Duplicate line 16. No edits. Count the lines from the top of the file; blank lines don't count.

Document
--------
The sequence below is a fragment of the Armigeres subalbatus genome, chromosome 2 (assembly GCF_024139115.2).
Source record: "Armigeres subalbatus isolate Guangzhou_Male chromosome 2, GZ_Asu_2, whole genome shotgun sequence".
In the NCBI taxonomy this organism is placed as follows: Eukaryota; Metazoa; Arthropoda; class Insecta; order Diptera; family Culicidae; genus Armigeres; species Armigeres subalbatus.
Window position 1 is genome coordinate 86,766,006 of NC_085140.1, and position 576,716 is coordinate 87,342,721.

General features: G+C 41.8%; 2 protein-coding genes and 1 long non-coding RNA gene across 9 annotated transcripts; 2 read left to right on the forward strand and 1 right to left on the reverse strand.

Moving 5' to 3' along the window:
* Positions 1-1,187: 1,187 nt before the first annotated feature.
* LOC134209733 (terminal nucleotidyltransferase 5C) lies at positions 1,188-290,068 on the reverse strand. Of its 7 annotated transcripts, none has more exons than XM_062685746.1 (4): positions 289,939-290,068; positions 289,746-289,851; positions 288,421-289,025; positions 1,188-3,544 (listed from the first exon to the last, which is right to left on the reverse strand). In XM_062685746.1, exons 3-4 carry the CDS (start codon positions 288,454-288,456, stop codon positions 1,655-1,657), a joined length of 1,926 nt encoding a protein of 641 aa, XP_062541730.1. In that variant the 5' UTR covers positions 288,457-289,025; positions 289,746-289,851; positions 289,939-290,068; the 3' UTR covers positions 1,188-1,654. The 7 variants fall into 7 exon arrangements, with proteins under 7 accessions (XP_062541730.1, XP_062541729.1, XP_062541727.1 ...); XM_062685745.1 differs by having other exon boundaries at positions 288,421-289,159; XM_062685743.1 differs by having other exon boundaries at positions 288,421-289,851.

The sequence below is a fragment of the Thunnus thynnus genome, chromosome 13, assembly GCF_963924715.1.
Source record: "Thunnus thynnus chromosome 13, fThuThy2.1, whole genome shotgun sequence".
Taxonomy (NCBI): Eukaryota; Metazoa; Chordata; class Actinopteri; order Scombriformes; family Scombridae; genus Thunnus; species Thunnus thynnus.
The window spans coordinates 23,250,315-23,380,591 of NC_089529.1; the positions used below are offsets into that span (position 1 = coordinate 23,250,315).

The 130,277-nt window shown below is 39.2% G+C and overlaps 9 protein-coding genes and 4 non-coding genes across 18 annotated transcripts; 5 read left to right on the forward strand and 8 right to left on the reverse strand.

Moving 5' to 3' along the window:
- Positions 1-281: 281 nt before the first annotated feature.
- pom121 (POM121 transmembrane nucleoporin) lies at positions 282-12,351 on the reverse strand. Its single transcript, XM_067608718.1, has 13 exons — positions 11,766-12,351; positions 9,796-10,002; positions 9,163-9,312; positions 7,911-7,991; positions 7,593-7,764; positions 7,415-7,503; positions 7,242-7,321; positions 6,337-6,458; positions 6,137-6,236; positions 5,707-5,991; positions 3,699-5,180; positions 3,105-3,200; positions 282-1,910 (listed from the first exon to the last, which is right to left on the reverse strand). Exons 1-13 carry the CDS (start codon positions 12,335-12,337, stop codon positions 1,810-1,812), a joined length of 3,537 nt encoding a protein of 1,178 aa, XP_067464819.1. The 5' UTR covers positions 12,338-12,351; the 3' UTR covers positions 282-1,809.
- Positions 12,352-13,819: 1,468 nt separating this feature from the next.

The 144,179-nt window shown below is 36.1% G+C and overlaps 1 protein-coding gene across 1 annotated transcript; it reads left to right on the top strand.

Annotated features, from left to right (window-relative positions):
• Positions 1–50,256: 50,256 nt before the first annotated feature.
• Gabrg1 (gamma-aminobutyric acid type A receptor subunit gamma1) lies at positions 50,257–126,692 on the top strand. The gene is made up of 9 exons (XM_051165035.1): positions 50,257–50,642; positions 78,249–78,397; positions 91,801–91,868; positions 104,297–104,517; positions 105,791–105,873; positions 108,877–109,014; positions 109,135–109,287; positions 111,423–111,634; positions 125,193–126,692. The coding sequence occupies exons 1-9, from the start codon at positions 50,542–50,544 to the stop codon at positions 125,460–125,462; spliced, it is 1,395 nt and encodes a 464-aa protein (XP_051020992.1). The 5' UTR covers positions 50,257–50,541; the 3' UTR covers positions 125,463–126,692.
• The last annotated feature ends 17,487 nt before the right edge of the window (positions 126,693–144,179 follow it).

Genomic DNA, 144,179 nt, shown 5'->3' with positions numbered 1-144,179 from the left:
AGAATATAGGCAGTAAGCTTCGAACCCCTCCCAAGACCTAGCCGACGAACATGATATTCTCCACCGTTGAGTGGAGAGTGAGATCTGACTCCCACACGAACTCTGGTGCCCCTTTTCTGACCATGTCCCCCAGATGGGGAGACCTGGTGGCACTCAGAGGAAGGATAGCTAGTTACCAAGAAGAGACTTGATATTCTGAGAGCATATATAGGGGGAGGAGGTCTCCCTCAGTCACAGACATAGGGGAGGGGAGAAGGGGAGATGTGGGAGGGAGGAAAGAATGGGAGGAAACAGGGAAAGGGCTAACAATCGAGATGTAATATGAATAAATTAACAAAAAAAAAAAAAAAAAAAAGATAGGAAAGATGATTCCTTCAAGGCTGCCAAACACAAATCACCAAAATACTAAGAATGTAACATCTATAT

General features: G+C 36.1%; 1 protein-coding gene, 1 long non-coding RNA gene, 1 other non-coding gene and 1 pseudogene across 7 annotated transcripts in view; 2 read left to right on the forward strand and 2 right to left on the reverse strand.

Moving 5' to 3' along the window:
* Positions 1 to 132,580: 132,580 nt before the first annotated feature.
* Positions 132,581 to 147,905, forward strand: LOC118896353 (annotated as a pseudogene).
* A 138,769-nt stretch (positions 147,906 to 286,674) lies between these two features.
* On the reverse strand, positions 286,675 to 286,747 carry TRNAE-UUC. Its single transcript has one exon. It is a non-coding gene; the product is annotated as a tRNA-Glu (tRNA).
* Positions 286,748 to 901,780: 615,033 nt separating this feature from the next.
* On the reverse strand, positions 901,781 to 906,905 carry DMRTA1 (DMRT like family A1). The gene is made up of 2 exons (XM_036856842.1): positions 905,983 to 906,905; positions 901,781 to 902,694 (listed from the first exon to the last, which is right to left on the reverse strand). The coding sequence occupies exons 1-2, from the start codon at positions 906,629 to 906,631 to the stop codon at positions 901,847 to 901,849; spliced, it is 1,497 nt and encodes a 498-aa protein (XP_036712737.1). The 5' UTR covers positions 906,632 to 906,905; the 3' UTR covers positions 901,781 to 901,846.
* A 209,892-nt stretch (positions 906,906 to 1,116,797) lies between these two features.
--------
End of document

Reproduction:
- pom121 (POM121 transmembrane nucleoporin) lies at positions 282-12,351 on the reverse strand. Its single transcript, XM_067608718.1, has 13 exons — positions 11,766-12,351; positions 9,796-10,002; positions 9,163-9,312; positions 7,911-7,991; positions 7,593-7,764; positions 7,415-7,503; positions 7,242-7,321; positions 6,337-6,458; positions 6,137-6,236; positions 5,707-5,991; positions 3,699-5,180; positions 3,105-3,200; positions 282-1,910 (listed from the first exon to the last, which is right to left on the reverse strand). Exons 1-13 carry the CDS (start codon positions 12,335-12,337, stop codon positions 1,810-1,812), a joined length of 3,537 nt encoding a protein of 1,178 aa, XP_067464819.1. The 5' UTR covers positions 12,338-12,351; the 3' UTR covers positions 282-1,809.